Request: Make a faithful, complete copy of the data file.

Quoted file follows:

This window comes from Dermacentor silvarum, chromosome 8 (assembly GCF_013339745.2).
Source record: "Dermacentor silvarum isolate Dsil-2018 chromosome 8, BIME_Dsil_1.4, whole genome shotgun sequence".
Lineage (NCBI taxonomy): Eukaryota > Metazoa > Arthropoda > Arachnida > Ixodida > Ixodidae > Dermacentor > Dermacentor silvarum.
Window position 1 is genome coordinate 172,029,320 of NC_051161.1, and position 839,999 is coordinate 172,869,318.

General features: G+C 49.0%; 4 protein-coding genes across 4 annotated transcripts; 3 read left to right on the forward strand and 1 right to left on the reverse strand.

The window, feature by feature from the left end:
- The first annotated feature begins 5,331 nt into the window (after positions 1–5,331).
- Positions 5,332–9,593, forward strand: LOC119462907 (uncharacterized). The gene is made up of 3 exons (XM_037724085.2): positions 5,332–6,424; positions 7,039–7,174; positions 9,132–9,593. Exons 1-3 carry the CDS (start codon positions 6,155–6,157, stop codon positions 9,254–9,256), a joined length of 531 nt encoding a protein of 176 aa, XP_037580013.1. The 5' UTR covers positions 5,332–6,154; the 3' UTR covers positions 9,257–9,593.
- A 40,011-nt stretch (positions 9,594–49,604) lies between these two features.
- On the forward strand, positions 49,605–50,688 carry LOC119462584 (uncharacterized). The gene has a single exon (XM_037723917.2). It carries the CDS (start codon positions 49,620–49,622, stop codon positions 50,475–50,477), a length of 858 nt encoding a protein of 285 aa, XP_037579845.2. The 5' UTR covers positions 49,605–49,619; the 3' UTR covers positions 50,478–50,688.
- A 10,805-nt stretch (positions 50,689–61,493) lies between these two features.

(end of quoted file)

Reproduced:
This window comes from Dermacentor silvarum, chromosome 8 (assembly GCF_013339745.2).
Source record: "Dermacentor silvarum isolate Dsil-2018 chromosome 8, BIME_Dsil_1.4, whole genome shotgun sequence".
Lineage (NCBI taxonomy): Eukaryota > Metazoa > Arthropoda > Arachnida > Ixodida > Ixodidae > Dermacentor > Dermacentor silvarum.
Window position 1 is genome coordinate 172,029,320 of NC_051161.1, and position 839,999 is coordinate 172,869,318.

General features: G+C 49.0%; 4 protein-coding genes across 4 annotated transcripts; 3 read left to right on the forward strand and 1 right to left on the reverse strand.

The window, feature by feature from the left end:
- The first annotated feature begins 5,331 nt into the window (after positions 1–5,331).
- Positions 5,332–9,593, forward strand: LOC119462907 (uncharacterized). The gene is made up of 3 exons (XM_037724085.2): positions 5,332–6,424; positions 7,039–7,174; positions 9,132–9,593. Exons 1-3 carry the CDS (start codon positions 6,155–6,157, stop codon positions 9,254–9,256), a joined length of 531 nt encoding a protein of 176 aa, XP_037580013.1. The 5' UTR covers positions 5,332–6,154; the 3' UTR covers positions 9,257–9,593.
- A 40,011-nt stretch (positions 9,594–49,604) lies between these two features.
- On the forward strand, positions 49,605–50,688 carry LOC119462584 (uncharacterized). The gene has a single exon (XM_037723917.2). It carries the CDS (start codon positions 49,620–49,622, stop codon positions 50,475–50,477), a length of 858 nt encoding a protein of 285 aa, XP_037579845.2. The 5' UTR covers positions 49,605–49,619; the 3' UTR covers positions 50,478–50,688.
- A 10,805-nt stretch (positions 50,689–61,493) lies between these two features.